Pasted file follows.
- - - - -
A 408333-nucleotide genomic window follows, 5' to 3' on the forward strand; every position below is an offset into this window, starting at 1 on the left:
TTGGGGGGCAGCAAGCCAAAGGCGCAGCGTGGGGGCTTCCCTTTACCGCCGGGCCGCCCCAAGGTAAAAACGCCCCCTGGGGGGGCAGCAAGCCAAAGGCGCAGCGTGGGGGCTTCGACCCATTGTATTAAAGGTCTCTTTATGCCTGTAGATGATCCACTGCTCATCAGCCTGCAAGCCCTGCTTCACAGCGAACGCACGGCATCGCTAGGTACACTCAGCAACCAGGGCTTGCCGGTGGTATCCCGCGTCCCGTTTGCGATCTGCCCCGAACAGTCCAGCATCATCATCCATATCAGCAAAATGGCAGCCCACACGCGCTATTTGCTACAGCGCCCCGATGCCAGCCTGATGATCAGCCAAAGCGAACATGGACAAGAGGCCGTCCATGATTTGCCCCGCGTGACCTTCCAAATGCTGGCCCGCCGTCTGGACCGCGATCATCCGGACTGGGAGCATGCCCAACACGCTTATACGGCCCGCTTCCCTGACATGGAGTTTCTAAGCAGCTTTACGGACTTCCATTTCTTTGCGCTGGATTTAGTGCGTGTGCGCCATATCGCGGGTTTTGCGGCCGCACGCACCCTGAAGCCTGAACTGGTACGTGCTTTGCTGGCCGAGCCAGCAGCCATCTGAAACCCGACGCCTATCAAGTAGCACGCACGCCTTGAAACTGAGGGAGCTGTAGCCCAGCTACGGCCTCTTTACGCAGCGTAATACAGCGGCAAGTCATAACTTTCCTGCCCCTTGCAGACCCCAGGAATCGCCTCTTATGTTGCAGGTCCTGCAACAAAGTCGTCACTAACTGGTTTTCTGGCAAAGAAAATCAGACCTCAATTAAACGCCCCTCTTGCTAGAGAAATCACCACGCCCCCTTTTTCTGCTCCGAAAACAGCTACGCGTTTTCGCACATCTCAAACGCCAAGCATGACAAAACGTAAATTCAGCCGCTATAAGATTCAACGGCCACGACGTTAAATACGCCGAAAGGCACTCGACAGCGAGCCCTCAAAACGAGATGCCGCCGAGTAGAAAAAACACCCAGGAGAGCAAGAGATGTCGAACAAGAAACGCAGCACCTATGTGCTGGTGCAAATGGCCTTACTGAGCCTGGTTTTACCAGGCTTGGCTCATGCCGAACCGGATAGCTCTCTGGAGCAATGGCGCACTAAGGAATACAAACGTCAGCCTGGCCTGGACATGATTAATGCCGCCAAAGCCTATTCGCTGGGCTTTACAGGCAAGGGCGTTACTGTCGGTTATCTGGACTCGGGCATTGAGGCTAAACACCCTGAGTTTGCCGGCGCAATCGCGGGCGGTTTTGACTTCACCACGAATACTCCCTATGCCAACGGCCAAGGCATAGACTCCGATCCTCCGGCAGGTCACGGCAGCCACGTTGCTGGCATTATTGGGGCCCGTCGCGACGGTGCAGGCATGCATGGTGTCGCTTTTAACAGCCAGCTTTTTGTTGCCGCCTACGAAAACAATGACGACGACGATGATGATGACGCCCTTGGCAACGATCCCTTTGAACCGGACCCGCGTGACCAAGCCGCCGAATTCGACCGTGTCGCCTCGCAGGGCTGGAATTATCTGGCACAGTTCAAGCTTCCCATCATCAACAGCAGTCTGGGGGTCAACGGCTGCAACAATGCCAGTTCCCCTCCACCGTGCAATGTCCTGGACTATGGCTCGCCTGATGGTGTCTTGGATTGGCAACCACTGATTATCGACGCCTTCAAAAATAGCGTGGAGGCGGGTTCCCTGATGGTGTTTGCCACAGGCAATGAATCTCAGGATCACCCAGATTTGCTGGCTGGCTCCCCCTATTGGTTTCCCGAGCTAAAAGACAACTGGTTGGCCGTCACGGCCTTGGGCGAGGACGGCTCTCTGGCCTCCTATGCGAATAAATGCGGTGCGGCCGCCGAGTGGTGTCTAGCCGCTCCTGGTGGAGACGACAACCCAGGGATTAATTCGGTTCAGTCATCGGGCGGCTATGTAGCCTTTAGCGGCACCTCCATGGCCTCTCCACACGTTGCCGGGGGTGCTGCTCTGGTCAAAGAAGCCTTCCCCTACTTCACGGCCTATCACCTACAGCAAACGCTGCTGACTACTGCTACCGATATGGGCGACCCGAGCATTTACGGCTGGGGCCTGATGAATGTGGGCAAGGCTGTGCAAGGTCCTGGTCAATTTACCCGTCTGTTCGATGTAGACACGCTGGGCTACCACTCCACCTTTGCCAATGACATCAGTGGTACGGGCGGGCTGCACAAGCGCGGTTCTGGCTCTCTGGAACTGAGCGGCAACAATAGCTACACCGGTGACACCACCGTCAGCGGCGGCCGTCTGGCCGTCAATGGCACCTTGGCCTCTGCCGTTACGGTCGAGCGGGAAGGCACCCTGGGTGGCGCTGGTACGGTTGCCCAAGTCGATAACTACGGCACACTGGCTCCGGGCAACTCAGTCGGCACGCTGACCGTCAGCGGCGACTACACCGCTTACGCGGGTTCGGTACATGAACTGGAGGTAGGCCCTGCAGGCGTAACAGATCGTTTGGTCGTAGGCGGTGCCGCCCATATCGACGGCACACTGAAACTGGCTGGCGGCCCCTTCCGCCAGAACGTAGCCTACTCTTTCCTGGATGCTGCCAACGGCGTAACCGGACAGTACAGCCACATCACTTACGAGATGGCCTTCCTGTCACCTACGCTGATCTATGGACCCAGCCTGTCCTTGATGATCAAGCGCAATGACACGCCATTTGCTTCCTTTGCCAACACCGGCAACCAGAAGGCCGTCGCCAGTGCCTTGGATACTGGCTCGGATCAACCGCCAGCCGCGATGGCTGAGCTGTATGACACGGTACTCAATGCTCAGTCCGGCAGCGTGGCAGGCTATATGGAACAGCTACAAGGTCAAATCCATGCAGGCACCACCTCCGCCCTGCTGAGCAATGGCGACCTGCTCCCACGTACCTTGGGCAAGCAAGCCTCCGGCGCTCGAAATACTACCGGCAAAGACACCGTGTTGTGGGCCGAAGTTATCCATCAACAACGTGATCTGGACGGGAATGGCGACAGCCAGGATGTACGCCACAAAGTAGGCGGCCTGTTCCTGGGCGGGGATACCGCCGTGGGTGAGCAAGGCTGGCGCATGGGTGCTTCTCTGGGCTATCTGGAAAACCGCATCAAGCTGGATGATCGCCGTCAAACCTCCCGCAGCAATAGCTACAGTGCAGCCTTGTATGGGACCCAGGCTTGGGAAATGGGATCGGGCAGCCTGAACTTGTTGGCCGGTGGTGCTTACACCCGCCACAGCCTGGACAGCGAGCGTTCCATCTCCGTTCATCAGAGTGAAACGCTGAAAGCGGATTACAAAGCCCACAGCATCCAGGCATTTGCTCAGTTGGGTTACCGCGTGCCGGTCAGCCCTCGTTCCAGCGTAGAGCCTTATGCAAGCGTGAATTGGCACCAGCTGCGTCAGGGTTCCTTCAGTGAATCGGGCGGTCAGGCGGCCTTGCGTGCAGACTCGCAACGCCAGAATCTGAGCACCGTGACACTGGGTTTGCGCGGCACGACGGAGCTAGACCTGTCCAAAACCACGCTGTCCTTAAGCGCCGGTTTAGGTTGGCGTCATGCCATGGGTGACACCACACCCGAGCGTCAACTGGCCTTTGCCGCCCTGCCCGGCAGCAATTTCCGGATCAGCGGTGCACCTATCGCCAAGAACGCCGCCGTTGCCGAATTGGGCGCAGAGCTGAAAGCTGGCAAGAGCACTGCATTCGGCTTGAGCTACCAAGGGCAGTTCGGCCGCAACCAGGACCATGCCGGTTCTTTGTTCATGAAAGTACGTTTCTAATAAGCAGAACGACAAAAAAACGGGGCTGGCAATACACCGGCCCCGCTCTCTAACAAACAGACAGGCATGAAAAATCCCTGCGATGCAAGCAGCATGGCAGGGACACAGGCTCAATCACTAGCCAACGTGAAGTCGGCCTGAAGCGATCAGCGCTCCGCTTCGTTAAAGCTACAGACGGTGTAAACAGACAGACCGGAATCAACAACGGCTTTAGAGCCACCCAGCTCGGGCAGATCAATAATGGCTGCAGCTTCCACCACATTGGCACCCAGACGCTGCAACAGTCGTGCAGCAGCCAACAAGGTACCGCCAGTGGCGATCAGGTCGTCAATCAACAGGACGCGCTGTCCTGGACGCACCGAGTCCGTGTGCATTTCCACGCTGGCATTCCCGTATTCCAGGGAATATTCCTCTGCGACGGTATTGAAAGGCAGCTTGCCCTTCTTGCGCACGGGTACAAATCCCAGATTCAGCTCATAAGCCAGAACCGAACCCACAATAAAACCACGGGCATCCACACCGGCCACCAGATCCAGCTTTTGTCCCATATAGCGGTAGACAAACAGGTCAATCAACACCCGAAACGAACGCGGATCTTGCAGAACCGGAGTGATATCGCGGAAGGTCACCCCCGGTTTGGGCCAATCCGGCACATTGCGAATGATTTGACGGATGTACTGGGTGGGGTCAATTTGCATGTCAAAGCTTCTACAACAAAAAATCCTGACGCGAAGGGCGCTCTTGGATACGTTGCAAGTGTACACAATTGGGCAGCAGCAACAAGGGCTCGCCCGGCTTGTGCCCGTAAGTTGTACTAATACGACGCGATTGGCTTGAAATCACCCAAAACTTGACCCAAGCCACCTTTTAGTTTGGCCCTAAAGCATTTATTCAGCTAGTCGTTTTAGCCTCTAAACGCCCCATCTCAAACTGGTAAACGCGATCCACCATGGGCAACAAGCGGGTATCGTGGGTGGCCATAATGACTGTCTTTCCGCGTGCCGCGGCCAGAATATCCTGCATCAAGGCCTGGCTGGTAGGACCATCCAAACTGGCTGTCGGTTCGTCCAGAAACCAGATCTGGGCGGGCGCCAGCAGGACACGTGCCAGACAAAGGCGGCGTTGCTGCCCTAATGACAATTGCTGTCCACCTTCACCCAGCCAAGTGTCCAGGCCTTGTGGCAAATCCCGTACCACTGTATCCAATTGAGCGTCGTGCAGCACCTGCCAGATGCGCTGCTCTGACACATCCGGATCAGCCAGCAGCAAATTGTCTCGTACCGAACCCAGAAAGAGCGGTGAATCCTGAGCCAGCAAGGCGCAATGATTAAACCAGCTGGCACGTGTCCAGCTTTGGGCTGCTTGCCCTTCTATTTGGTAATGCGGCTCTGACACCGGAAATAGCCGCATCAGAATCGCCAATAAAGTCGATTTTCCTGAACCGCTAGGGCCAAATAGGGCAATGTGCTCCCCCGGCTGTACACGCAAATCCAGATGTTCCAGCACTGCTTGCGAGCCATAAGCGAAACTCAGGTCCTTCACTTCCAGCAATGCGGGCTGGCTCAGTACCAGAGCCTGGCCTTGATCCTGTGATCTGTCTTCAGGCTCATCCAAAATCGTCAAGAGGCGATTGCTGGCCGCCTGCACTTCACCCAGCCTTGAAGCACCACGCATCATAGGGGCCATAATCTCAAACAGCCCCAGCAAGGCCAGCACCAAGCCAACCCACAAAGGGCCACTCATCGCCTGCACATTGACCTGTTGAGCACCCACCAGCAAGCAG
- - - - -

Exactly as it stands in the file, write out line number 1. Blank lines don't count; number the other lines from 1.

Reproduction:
A 408333-nucleotide genomic window follows, 5' to 3' on the forward strand; every position below is an offset into this window, starting at 1 on the left: